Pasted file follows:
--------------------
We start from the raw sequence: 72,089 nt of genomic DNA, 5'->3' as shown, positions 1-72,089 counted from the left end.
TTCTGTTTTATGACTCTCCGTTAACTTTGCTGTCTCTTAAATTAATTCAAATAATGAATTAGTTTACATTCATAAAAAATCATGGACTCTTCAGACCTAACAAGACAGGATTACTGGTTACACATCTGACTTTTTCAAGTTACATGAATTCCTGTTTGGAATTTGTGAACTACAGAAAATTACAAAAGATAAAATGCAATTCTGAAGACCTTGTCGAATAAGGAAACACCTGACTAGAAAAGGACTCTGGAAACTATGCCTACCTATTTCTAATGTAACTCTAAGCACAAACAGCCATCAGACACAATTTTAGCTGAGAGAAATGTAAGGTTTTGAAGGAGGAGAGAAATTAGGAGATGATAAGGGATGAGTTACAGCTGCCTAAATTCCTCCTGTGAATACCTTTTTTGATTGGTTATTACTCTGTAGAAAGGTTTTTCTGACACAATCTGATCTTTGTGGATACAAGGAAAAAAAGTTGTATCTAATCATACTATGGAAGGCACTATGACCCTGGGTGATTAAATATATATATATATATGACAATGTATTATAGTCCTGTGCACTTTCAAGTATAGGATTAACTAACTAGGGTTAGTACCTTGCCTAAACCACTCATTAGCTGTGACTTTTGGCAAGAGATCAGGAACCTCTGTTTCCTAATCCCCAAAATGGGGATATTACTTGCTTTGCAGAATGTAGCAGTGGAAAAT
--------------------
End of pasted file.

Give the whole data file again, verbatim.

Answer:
We start from the raw sequence: 72,089 nt of genomic DNA, 5'->3' as shown, positions 1-72,089 counted from the left end.
TTCTGTTTTATGACTCTCCGTTAACTTTGCTGTCTCTTAAATTAATTCAAATAATGAATTAGTTTACATTCATAAAAAATCATGGACTCTTCAGACCTAACAAGACAGGATTACTGGTTACACATCTGACTTTTTCAAGTTACATGAATTCCTGTTTGGAATTTGTGAACTACAGAAAATTACAAAAGATAAAATGCAATTCTGAAGACCTTGTCGAATAAGGAAACACCTGACTAGAAAAGGACTCTGGAAACTATGCCTACCTATTTCTAATGTAACTCTAAGCACAAACAGCCATCAGACACAATTTTAGCTGAGAGAAATGTAAGGTTTTGAAGGAGGAGAGAAATTAGGAGATGATAAGGGATGAGTTACAGCTGCCTAAATTCCTCCTGTGAATACCTTTTTTGATTGGTTATTACTCTGTAGAAAGGTTTTTCTGACACAATCTGATCTTTGTGGATACAAGGAAAAAAAGTTGTATCTAATCATACTATGGAAGGCACTATGACCCTGGGTGATTAAATATATATATATATATGACAATGTATTATAGTCCTGTGCACTTTCAAGTATAGGATTAACTAACTAGGGTTAGTACCTTGCCTAAACCACTCATTAGCTGTGACTTTTGGCAAGAGATCAGGAACCTCTGTTTCCTAATCCCCAAAATGGGGATATTACTTGCTTTGCAGAATGTAGCAGTGGAAAAT